The Chancellor, Rishi Sunak, delivered his Budget on Wednesday 3 March 2021 with COVID in mind to “protect jobs and livelihoods”. What did he announce in the Budget 2021 and what do the changes mean for you?

Will this Budget deliver the economic growth the UK urgently needs?

Personal Taxation – 2021/22

  • Income Tax – personal allowance will increase from £12,500 to £12,570 and the higher rate band will increase from £50,000 to £50,270. These rates will remain frozen until 2026.
  • National Insurance contributions (NICs) – Primary Threshold and Lower Earnings Limit remain at £9,568 and the Secondary Threshold remains at £8,840.
  • Capital Gains Tax – annual exemption of £12,300 will remain at this level until 2026.
  • Pensions –the annual allowance taper threshold of £200,000, the level against which adjusted income is tested of £240,000 and the minimum tapered pension contribution of £4,000 for an adjusted income level of £312,000 and above remain the same until 2026.
  • Inheritance Tax – nil rate bands remain the same until 2026.
  • Temporary Stamp Duty Land Tax (SDLT) cut – The SDLT nil rate band remains at £500,000 until 30 June 2021 and reduces to £250,000 until 30 September 2021 returning back to the original £125,000 from 1 October 2021.

Business Taxation – 2021/22

  • Extended loss carry back – the trading loss carry-back rule is temporarily extended from the existing one year to three years. This will be available for both incorporated and unincorporated businesses. Relief of up to £2 million of losses in each of 2020-21 and 2021-22 could be available.
  • Super Deduction – From 1 April 2021 until 31 March 2023, companies investing in qualifying new plant and machinery assets will benefit from a 130% first-year capital allowance. This upfront super-deduction will allow companies to cut their tax bill by up to 25p for every £1 they invest, ensuring the UK capital allowances regime is amongst the world’s most competitive. Investing companies will also benefit from a 50% first-year allowance for qualifying special rate (including long life) assets.
  • Corporation Tax – The rate of Corporation Tax remains at 19% until 2023. However, the rate of corporation tax will increase from April 2023 to 25% on profits over £250,000. The rate for small profits under £50,000 will remain at 19% and there will be relief for businesses with profits under £250,000 so that they pay less than the main rate. In line with the increase in the main rate, the Diverted Profits Tax rate will rise to 31% from April 2023 so that it remains an effective deterrent against diverting profits out of the UK.
  • IR35 – Off-payroll working rules that apply to the public sector will apply to the private sector large and medium-sized businesses from April 2021.
  • Tax sites in Freeports – The government will legislate for powers to create ‘tax sites’ in Freeports in Great Britain. Businesses in these tax sites will be able to benefit from a number of tax reliefs.

Ellacotts Top Ten Tax Tips

  1. Despite the rumours, capital gains tax rates remain the same and Business Asset Disposal Relief (“BADR”)(also known as Entrepreneurs’ Relief) remains and continues to reduce the rate to 10% for qualifying gains up to £1 million on trading asset disposals.  Business owners should check carefully whether they qualify for BADR.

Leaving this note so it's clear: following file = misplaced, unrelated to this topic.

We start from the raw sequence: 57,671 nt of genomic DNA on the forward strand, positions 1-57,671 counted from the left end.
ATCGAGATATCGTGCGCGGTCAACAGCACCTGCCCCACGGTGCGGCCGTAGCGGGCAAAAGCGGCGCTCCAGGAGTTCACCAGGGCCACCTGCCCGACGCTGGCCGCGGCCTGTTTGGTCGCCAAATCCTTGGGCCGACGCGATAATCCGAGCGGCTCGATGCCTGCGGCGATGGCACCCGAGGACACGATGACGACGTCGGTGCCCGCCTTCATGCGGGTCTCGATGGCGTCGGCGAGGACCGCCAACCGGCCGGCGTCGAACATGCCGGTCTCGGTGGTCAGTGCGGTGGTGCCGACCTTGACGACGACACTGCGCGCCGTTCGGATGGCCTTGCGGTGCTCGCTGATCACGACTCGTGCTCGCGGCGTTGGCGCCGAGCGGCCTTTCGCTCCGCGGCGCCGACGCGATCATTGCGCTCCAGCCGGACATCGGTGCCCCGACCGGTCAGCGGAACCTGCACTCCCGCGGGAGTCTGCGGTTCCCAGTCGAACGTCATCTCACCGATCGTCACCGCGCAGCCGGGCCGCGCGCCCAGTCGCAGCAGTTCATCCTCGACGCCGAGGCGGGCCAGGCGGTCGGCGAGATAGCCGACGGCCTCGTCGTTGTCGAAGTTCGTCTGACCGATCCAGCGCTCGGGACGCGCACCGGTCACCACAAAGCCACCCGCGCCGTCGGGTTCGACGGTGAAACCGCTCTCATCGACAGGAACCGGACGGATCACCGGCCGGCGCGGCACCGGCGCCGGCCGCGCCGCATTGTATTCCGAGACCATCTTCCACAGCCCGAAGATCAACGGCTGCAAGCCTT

2. Stamp Duty Land Tax (“SDLT”) holiday extended further. Consider accelerating that property purchase whilst rates remain low.
  3. Loss relief extended to three years increasing the opportunity to accelerate a tax refund. We recommend businesses revisit their tax computations to maximise loss relief early.
  4. Super deduction of 130% first year allowance on qualifying plant and machinery. Tax payback for capital-intensive businesses (e.g. farmers, hauliers & manufacturers). Timing of planned capital expenditure is crucial to ensure tax relief falls into the best tax year.
  5. The company Corporation Tax rate is remaining at 19% until 2023 and will remain at 19% for taxable profits of £50,000 or less.  Some partnerships and sole traders could consider incorporating into a limited company to benefit from lower tax rates. However, beware of the new off payroll working rules that apply to the public sector!
  6. For owner-managed companies with profits in excess of £50,000, the dividend route may no longer be the most tax efficient route to extract profits from your company. Owner-managed companies should recalculate their remuneration strategy.
  7. With a personal allowance of £12,570 and the basic rate band of £37,700 the 40% tax rate applies to chargeable annual income exceeding £50,270.  Family businesses should therefore consider how each member withdraws profits from the business to maximise the use of the tax allowances and lower rate bands.
  8. A 60% Income Tax rate applies to those whose income falls between £100,000 and £125,140 in 2020/21.  Anyone who believes their personal income may exceed £100,000 per annum should consider whether they can claim tax relief (e.g. pension payments) or share income with other members of the family.  We can advise you about your pension planning.
  9. The annual limit for individual savings accounts (ISAs) remains at £20,000. ISAs are very tax-efficient and make it easier to make investments that save Income Tax. Please ask for advice on this if relevant.
  10. The Inheritance Tax nil rate bands remain the same. Nil rate bands of £325,000 to £500,000 (for family homes) per individual (£1 million per couple) until 2026. This encourages longer-term planning to start at an earlier age and the use of family trusts or companies to protect assets for younger beneficiaries. So what’s your family succession strategy?

Read more details in our complete Budget report

Watch our webinar on the Budget announcements

If you would like to speak to us about any particular point in the Budget, please contact our tax expert Ann Bibby on 01295 250401 or email